# What is the intuitive meaning of the scalar curvature R?

Background:

Let $M$ be a smooth, Riemannian manifold with metric $g$ and dimension $n$. Let $R^a_{bcd}$ be the Riemann tensor with respect to the Levi-Civita connection for $g$.

Question:

Is there any rigorous result that gives a good intuitive sense of the meaning of the scalar curvature $R = R^{ab} R_{ab}$?

Discussion:

What I have in mind is something like the following:

For $n =2$, the volume of a geodesic ball of radius $\epsilon$ in $M$ is $\pi \epsilon^2 [1 - (R / 48) \epsilon ^2 + O(\epsilon^4) ]$. I may have the numerical factors wrong, but the point is this: $R$ tells you the difference between the volume of a geodesic ball and an ordinary Euclidean ball (for small radius). That's the kind of result I'm looking for.

My problem with this result is that it holds in normal geodesic coordinates but not in general coordinates. (Note that a choice of coordinates is necessary to define 'a geodesic ball of radius $\epsilon$'). If you know how to generalize this result to arbitrary coordinates, or you know another result that gives some intuition for $R$, please let me know.

Thanks for any help!

-
Have you looked up comparison theorems, such as Bishop-Gromov or Heintze-Karcher? Also, coordinates are not necessary to define geodesic $\epsilon$-balls; using geodesics to define distance induces a metric space structure on a Riemannian manifold. –  Neal Dec 12 '11 at 2:25
@Neal: I think that Bishop-Gromov only applies when you have a bound on Ricci curvature, which is a significantly stronger condition than having a bound on scalar curvature. Likewise, Heintze-Karcher needs sectional curvature bounds, as I understand it (but I'm much less familiar with this). –  Jason DeVito Dec 12 '11 at 2:34
I wasn't clear. My idea is that those theorems might help form intuition about the relationship between curvature (but not necessarily scalar) and other geometric quantities, such as the volume of distance balls. –  Neal Dec 12 '11 at 2:58

Let us start with two familiar settings. On the sphere of radius 1, a spherical cap of geodesic radius $\rho$ has area $2 \pi (1 - \cos \rho).$ In the hyperbolic plane of curvature $-1,$ the area of a disk of radius $\rho$ has area $2 \pi ( \cosh \rho - 1).$ Writing out just a few terms of the power series for $\cos$ and $\cosh$ tells you the comparison to $\pi \rho^2.$

Actually, it is not necessary to specify a coordinate system of any sort to define distance on a Riemannian manifold, that is what geodesics are for. As a result, for small radii, the geodesic ball is also well-defined. Furthermore, in a pleasant feature, for small enough radii the geodesics do meet the sphere bounding the ball orthogonally, this is usually called the Gauss Lemma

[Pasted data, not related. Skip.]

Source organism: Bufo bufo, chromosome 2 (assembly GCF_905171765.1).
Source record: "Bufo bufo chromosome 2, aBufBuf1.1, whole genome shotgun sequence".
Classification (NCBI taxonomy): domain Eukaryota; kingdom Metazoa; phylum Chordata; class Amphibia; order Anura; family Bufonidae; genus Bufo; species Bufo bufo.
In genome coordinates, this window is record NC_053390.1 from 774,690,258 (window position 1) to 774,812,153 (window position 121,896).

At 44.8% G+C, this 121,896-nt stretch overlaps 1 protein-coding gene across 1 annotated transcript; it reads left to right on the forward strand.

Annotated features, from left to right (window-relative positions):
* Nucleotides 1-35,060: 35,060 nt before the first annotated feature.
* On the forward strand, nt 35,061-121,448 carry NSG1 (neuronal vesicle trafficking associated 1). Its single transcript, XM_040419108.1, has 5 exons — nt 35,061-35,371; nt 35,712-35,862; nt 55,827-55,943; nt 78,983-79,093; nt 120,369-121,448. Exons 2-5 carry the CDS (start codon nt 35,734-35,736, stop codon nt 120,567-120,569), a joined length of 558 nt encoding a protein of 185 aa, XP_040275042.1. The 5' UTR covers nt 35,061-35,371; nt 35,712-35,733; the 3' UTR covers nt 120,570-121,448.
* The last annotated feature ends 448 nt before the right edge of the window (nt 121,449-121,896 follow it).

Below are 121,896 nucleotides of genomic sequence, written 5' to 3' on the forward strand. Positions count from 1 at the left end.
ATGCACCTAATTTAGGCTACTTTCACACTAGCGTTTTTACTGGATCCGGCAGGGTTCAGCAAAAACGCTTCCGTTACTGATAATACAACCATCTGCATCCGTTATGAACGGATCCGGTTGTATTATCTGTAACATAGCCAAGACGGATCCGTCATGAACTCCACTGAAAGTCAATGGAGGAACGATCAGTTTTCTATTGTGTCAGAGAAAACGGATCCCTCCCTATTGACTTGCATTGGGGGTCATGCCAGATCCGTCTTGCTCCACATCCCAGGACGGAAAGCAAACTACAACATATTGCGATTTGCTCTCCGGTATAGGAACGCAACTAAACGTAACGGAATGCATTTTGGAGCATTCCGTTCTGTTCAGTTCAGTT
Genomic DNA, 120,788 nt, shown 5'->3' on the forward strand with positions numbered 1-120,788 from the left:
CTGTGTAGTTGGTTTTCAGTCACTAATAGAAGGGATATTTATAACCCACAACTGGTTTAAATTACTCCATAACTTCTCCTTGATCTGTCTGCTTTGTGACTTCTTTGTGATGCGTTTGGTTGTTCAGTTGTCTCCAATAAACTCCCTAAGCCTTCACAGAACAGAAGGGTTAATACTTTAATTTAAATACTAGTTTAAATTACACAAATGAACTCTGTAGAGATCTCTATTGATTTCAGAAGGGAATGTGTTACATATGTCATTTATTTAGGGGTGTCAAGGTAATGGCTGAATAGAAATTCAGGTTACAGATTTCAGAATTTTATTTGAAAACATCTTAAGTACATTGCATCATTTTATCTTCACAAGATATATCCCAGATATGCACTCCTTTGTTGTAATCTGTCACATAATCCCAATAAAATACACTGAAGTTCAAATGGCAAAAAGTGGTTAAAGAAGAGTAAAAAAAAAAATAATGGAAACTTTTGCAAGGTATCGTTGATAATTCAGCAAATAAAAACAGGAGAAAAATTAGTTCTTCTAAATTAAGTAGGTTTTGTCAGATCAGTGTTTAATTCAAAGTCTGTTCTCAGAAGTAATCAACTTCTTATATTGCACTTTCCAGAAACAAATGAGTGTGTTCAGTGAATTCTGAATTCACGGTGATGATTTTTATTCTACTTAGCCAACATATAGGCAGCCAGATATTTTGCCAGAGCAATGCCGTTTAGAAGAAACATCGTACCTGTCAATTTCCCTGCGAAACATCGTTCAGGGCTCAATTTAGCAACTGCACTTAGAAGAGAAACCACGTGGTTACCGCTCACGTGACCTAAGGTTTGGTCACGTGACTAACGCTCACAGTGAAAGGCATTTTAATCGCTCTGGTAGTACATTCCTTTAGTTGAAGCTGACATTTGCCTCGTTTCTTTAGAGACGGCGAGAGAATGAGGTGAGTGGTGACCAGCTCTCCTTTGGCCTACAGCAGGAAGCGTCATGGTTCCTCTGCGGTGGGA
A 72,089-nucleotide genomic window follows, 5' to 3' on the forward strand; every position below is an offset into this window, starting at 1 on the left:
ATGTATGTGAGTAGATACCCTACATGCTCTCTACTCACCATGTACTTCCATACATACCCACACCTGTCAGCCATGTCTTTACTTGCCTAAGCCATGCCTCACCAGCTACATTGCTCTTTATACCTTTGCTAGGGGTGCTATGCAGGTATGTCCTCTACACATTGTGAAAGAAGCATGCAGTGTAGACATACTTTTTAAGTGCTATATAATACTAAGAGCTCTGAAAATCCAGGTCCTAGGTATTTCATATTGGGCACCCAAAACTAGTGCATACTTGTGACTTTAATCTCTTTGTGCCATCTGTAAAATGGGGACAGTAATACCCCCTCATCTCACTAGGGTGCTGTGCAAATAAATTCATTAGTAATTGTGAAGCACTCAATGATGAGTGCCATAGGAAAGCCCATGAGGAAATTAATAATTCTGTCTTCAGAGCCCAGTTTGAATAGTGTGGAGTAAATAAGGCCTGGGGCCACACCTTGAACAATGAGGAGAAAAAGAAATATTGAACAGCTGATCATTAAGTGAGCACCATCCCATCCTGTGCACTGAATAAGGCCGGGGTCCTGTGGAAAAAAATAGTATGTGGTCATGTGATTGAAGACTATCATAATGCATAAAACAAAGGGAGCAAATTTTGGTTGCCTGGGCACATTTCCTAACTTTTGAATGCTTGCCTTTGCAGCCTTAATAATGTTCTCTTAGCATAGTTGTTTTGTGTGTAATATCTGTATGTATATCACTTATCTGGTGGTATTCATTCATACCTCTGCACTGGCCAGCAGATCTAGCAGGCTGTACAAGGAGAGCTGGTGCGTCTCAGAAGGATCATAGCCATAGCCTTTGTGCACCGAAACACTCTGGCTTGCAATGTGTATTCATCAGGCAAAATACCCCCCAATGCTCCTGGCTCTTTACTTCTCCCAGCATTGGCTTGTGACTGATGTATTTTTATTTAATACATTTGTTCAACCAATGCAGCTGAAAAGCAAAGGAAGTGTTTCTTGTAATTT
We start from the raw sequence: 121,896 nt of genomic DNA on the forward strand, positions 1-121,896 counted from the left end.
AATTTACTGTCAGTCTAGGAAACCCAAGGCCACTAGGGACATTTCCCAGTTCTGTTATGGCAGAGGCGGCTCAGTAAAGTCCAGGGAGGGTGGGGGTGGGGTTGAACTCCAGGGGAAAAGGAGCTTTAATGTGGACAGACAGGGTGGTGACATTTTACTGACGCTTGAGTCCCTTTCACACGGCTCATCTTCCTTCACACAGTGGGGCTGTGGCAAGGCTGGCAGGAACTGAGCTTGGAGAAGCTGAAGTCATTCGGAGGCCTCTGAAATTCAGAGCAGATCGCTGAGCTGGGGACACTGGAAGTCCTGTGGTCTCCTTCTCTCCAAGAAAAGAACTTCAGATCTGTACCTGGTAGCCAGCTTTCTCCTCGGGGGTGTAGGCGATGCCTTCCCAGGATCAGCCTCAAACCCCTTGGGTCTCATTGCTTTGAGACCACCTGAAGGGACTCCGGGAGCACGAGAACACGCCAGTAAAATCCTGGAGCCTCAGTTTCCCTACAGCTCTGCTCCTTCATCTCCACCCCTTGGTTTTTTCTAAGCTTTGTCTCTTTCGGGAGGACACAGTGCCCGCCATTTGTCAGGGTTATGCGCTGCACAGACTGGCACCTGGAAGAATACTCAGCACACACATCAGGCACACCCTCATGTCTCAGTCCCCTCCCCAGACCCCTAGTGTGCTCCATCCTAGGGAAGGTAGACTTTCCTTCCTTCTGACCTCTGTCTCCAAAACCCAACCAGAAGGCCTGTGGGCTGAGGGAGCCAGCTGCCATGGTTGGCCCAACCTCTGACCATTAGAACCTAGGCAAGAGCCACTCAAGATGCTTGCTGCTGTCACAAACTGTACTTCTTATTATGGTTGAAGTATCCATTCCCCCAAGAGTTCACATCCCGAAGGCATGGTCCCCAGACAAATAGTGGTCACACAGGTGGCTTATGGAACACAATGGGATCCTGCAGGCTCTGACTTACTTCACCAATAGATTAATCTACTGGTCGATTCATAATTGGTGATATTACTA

Other than that, see Paul's answer...

-
Thanks for your reply. I should have mentioned that I ultimately want to do the same thing for a semi-Riemannian manifold. I understand how (in the Riemannian case) one can use geodesics to define a metric on the manifold, and then use the same definition of 'ball' as is used for any metric space. I wonder if you might take a look at the comment I posted below Paul's answer, in which I try to give a definition of 'geodesic ball' that also works in the semi-Riemannian case. I think something is wrong with my definition -- I'd appreciate any help. –  marlow Dec 19 '11 at 1:22
@marlow You still get geodesics, but I think you had better find out what actually is done. See books.google.com/books/about/… or amazon.com/… –  Will Jagy Dec 19 '11 at 3:42

What you have mentioned for $n=2$ is in fact true for higher dimension too: Quoted from here, we know that the ratio of the $n$-dimensional volume of a ball of radius $\epsilon$ in the manifold $M$ to that of a corresponding ball in Euclidean space $\mathbb{R}^n$ is given by, for small $\epsilon$, $$\frac{\mbox{Vol}(B_\epsilon(p)\subset M)}{\mbox{Vol}(B_\epsilon(p)\subset\mathbb{R}^n)}=1-\frac{R}{6(n+2)}\epsilon^2+O(\epsilon^4).$$ (Therefore, you are right with the constant for the case when $n=2$).

-
I have been trying to prove this in the n=2 case, without success. Oops - I posted this comment before I finished typing. More is coming. $\times$ –  marlow Dec 19 '11 at 1:03
I am having trouble proving this in n=2. We want to find the volume of the geodesic ball of radius $\epsilon$ centered at $p$. Every source I've seen has a 'geodesic ball' as the set of all points $\gamma(1) \in M$, where $\gamma$ is any geodesic satisfying $\gamma'(0) = v$ for some $v\in T_pM$ s.t. $<v,v> \lt \epsilon$. Would it possible to reverse E and 1, considering instead the set of all points $\gamma(\epsilon) \in M$, where $\gamma$ is any geodesic satisfying $\gamma'(0) = v$ for some $v\in T_pM$ for which $<v,v><1$? I tried the latter in a special case but it appears not to work. –  marlow Dec 19 '11 at 1:13